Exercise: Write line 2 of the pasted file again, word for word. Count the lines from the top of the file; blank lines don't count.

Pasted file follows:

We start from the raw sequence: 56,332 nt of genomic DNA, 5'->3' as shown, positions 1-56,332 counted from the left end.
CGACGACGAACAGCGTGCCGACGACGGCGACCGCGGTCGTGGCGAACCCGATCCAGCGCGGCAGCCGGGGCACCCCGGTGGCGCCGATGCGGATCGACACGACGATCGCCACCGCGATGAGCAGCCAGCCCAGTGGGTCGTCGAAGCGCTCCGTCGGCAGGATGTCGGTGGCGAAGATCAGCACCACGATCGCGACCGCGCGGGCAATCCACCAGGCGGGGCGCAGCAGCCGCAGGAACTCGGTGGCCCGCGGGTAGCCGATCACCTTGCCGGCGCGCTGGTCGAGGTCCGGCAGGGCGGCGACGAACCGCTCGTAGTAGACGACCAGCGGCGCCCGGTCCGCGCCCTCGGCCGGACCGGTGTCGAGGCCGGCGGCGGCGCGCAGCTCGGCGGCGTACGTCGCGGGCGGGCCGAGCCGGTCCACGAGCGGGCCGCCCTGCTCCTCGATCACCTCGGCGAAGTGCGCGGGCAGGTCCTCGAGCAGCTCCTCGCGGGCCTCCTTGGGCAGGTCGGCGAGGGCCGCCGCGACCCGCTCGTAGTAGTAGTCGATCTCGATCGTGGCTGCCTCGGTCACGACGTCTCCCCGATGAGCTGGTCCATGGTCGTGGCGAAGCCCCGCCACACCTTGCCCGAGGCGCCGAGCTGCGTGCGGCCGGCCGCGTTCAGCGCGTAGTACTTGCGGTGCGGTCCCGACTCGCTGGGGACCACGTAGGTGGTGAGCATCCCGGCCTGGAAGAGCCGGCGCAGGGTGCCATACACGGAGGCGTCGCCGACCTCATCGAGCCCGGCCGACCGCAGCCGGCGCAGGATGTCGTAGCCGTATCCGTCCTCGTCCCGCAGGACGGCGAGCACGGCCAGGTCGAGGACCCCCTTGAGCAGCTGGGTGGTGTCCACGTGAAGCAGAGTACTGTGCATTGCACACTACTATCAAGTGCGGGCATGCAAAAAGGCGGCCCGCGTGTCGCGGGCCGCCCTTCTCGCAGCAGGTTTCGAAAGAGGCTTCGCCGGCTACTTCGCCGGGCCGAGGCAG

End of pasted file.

CGACGACGAACAGCGTGCCGACGACGGCGACCGCGGTCGTGGCGAACCCGATCCAGCGCGGCAGCCGGGGCACCCCGGTGGCGCCGATGCGGATCGACACGACGATCGCCACCGCGATGAGCAGCCAGCCCAGTGGGTCGTCGAAGCGCTCCGTCGGCAGGATGTCGGTGGCGAAGATCAGCACCACGATCGCGACCGCGCGGGCAATCCACCAGGCGGGGCGCAGCAGCCGCAGGAACTCGGTGGCCCGCGGGTAGCCGATCACCTTGCCGGCGCGCTGGTCGAGGTCCGGCAGGGCGGCGACGAACCGCTCGTAGTAGACGACCAGCGGCGCCCGGTCCGCGCCCTCGGCCGGACCGGTGTCGAGGCCGGCGGCGGCGCGCAGCTCGGCGGCGTACGTCGCGGGCGGGCCGAGCCGGTCCACGAGCGGGCCGCCCTGCTCCTCGATCACCTCGGCGAAGTGCGCGGGCAGGTCCTCGAGCAGCTCCTCGCGGGCCTCCTTGGGCAGGTCGGCGAGGGCCGCCGCGACCCGCTCGTAGTAGTAGTCGATCTCGATCGTGGCTGCCTCGGTCACGACGTCTCCCCGATGAGCTGGTCCATGGTCGTGGCGAAGCCCCGCCACACCTTGCCCGAGGCGCCGAGCTGCGTGCGGCCGGCCGCGTTCAGCGCGTAGTACTTGCGGTGCGGTCCCGACTCGCTGGGGACCACGTAGGTGGTGAGCATCCCGGCCTGGAAGAGCCGGCGCAGGGTGCCATACACGGAGGCGTCGCCGACCTCATCGAGCCCGGCCGACCGCAGCCGGCGCAGGATGTCGTAGCCGTATCCGTCCTCGTCCCGCAGGACGGCGAGCACGGCCAGGTCGAGGACCCCCTTGAGCAGCTGGGTGGTGTCCACGTGAAGCAGAGTACTGTGCATTGCACACTACTATCAAGTGCGGGCATGCAAAAAGGCGGCCCGCGTGTCGCGGGCCGCCCTTCTCGCAGCAGGTTTCGAAAGAGGCTTCGCCGGCTACTTCGCCGGGCCGAGGCAG